Telomere length (TL) plays a central role in maintaining cellular proliferative potential and genome stability, leading many investigators to hypothesize that telomere shortening over the life course is a critical mechanism underlying many age-related health conditions. In epidemiological and clinical studies, individuals with relatively short telomeres in peripheral blood cells are often observed to be at increased risk for a wide array of diseases, including cardiovascular conditions, dementia, and multiple types of cancer. However, these associations are difficult to interpret, in part because it is not clear how well TL in peripheral blood cells reflects TL in the tissues most relevant to disease;no studies have addressed this issue in a comprehensive fashion. Furthermore, it is unclear if tissue-specific TL actually reflects levels of genomic instability and DNA damage measured in the same tissue. In this proposal, our first aim is to address this knowledge gap by assessing the correlation between TL measured in whole blood and TL measured in various cancer-prone tissues (breast, colon, esophagus, kidney, lung, ovary, pancreas, prostate, skin, stomach, testis, and vagina) obtained from individuals who have donated tissues to the Genotype-Tissue Expression (GTEx) project. Approximately 100 individuals will be used for each comparison. We will generate data on average TL using a high-throughput, probe-based method that has superior performance compared to traditional PCR-based methods.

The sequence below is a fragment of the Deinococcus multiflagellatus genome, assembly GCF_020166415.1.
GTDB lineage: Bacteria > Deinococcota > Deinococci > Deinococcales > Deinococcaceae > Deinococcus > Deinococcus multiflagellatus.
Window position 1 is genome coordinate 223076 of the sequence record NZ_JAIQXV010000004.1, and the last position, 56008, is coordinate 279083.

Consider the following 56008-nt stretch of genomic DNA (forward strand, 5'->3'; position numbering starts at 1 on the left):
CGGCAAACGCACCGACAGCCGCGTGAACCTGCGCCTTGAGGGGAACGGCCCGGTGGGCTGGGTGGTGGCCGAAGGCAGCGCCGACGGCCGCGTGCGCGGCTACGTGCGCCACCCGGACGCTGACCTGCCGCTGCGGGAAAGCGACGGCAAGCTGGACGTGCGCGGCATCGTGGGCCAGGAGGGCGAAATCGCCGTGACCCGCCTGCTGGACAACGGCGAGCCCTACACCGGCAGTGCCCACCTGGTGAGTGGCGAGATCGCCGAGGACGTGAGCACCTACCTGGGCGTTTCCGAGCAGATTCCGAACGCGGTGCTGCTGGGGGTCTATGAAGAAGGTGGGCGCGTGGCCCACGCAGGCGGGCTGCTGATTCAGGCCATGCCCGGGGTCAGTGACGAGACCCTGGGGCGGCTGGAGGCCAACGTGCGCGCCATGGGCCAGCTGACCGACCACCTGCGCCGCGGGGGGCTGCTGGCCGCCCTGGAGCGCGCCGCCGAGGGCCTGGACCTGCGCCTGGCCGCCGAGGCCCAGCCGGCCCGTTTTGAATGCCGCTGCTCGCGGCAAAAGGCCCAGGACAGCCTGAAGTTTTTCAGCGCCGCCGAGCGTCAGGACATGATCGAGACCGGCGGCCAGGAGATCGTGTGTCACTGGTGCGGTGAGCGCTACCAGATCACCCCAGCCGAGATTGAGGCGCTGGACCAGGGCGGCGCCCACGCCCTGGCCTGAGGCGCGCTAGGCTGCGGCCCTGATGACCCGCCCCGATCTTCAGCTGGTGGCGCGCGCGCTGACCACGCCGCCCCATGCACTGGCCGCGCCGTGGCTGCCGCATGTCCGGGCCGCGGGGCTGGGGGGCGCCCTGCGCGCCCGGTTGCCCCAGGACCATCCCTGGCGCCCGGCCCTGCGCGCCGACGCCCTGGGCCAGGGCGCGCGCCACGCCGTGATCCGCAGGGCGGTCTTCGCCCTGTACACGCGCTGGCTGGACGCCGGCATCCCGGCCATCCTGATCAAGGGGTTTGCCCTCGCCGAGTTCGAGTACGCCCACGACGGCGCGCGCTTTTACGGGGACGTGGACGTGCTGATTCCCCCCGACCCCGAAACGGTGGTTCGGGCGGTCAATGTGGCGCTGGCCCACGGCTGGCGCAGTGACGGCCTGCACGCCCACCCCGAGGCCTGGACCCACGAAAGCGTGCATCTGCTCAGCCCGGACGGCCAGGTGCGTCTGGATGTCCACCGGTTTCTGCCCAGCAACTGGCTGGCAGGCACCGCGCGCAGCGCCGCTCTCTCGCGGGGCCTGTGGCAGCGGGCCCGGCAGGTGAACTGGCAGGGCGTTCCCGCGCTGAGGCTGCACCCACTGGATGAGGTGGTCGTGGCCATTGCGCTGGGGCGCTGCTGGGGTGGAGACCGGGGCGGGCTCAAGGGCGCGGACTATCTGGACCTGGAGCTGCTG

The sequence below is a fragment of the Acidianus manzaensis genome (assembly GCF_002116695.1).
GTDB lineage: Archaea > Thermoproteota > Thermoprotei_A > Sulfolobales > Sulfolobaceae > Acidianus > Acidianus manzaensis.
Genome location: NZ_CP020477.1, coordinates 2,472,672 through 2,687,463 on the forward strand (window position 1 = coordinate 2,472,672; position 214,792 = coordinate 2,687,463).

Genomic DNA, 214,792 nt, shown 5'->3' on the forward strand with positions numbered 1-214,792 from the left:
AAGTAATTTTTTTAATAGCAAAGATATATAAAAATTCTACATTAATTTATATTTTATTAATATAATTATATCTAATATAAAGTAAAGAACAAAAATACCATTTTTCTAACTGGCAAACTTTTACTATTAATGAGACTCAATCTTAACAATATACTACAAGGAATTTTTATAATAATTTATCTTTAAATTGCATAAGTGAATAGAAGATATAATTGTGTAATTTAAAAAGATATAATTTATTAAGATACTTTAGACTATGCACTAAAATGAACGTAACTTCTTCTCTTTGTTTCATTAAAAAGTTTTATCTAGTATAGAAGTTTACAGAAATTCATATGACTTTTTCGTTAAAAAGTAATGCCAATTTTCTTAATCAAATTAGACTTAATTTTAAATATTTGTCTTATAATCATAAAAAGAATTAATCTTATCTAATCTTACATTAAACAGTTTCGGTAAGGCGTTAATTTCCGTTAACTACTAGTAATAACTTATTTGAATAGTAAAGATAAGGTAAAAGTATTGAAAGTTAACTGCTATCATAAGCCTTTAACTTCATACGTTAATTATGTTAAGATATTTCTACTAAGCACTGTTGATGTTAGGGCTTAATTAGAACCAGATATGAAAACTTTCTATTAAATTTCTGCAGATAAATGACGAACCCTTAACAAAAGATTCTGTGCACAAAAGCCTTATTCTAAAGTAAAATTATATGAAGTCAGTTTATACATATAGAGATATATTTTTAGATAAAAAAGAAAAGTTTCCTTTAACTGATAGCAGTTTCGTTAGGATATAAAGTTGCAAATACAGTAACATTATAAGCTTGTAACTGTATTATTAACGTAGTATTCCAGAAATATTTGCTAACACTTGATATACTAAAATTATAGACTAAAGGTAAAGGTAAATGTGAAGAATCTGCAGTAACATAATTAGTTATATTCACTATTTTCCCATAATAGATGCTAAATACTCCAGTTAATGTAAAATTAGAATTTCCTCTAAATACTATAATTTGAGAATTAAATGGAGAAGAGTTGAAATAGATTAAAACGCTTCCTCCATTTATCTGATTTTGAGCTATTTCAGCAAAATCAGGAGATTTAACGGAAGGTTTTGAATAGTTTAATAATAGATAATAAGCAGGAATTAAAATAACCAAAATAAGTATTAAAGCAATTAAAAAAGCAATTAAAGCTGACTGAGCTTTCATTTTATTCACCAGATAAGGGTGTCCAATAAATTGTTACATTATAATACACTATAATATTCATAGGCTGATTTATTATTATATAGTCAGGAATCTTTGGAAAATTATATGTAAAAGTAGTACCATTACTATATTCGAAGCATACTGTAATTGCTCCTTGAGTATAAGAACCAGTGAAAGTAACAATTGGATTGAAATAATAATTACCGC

Our second aim i s to determine if tissue-specific TL is an indicator for chromosomal instability. To achieve this aim, we will generate data on somatic copy number variation (CNV) and copy-neutral loss of heterozygosity (LOH) events for each tissue type and assess the association between tissue-specific TL and abundance of somatic CNV and LOH events in the same tissue, using approximately 100 individuals for each analysis. CNV and LOH data will be generated using both probe intensity data and allele frequency data derived from high-density SNP arrays that will be run for DNA samples from each tissue. Finally, using existing data on single nucleotide polymorphisms (SNPs) at telomere maintenance gene loci known to effect leukocyte TL and/or cancer risk, we will search for evidence that these variants influence TL in a tissue-specific fashion. Addressing these knowledge gaps regarding correlations among tissue-specific TLs, the relationship between TL and chromosomal instability, and tissue-specific genetic effects on TL is a critical step towards elucidating the role of TL in the etiology of cancer and other common diseases. Our results will provide a foundation for the interpretation of findings from epidemiological studies of leukocyte TL and help guide the design of future studies aimed at elucidating the biological mechanisms and causal pathways linking telomere length and disease, with the long-term goal of using this knowledge to improving health and prevent disease.
Telomere length is has been hypothesized to play a critical role in susceptibility to common diseases, including cancer, with telomere length in blood cells showing associations with disease risk and overall mortality in multiple cohorts. However, these associations are difficult to interpret, in part because it is not clear (1) how well telomere lengh in peripheral blood cells reflects telomere length in the tissues most relevant to disease and (2) if tissue-specific telomere length actually reflects levels of within-tissue chromosomal instabilit. To address these gaps, we propose to assess the cross-tissue correlations among telomere length measurements taken across many cancer-prone tissues and determine if these measures are correlated with chromosomal instability as measured by chromosomal alterations detected within the tissue samples.
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